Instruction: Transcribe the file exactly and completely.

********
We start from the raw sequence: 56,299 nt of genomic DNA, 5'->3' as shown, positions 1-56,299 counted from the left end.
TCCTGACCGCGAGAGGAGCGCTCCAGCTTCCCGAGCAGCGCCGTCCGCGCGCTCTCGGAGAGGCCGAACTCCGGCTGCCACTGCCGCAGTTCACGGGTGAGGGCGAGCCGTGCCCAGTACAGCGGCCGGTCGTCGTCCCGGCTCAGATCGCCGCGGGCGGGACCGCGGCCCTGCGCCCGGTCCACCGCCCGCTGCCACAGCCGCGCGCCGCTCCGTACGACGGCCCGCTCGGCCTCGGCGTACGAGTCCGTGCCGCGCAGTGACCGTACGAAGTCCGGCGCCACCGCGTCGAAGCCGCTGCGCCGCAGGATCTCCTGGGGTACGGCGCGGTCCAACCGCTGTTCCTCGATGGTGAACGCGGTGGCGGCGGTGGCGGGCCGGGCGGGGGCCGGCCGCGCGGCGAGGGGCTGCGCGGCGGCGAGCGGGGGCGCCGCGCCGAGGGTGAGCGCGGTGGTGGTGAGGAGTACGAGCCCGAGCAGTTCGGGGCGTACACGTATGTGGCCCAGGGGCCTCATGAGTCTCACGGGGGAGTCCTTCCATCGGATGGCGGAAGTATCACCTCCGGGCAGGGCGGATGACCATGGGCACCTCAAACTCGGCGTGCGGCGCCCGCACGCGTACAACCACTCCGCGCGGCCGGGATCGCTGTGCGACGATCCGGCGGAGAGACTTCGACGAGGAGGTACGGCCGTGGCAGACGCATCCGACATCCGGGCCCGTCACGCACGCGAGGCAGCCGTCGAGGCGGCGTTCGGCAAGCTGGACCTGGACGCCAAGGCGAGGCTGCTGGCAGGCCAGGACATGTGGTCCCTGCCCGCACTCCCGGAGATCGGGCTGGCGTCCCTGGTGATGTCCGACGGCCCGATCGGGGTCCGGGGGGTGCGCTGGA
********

We start from the raw sequence: 56,299 nt of genomic DNA, 5'->3' as shown, positions 1-56,299 counted from the left end.
TCCTGACCGCGAGAGGAGCGCTCCAGCTTCCCGAGCAGCGCCGTCCGCGCGCTCTCGGAGAGGCCGAACTCCGGCTGCCACTGCCGCAGTTCACGGGTGAGGGCGAGCCGTGCCCAGTACAGCGGCCGGTCGTCGTCCCGGCTCAGATCGCCGCGGGCGGGACCGCGGCCCTGCGCCCGGTCCACCGCCCGCTGCCACAGCCGCGCGCCGCTCCGTACGACGGCCCGCTCGGCCTCGGCGTACGAGTCCGTGCCGCGCAGTGACCGTACGAAGTCCGGCGCCACCGCGTCGAAGCCGCTGCGCCGCAGGATCTCCTGGGGTACGGCGCGGTCCAACCGCTGTTCCTCGATGGTGAACGCGGTGGCGGCGGTGGCGGGCCGGGCGGGGGCCGGCCGCGCGGCGAGGGGCTGCGCGGCGGCGAGCGGGGGCGCCGCGCCGAGGGTGAGCGCGGTGGTGGTGAGGAGTACGAGCCCGAGCAGTTCGGGGCGTACACGTATGTGGCCCAGGGGCCTCATGAGTCTCACGGGGGAGTCCTTCCATCGGATGGCGGAAGTATCACCTCCGGGCAGGGCGGATGACCATGGGCACCTCAAACTCGGCGTGCGGCGCCCGCACGCGTACAACCACTCCGCGCGGCCGGGATCGCTGTGCGACGATCCGGCGGAGAGACTTCGACGAGGAGGTACGGCCGTGGCAGACGCATCCGACATCCGGGCCCGTCACGCACGCGAGGCAGCCGTCGAGGCGGCGTTCGGCAAGCTGGACCTGGACGCCAAGGCGAGGCTGCTGGCAGGCCAGGACATGTGGTCCCTGCCCGCACTCCCGGAGATCGGGCTGGCGTCCCTGGTGATGTCCGACGGCCCGATCGGGGTCCGGGGGGTGCGCTGGA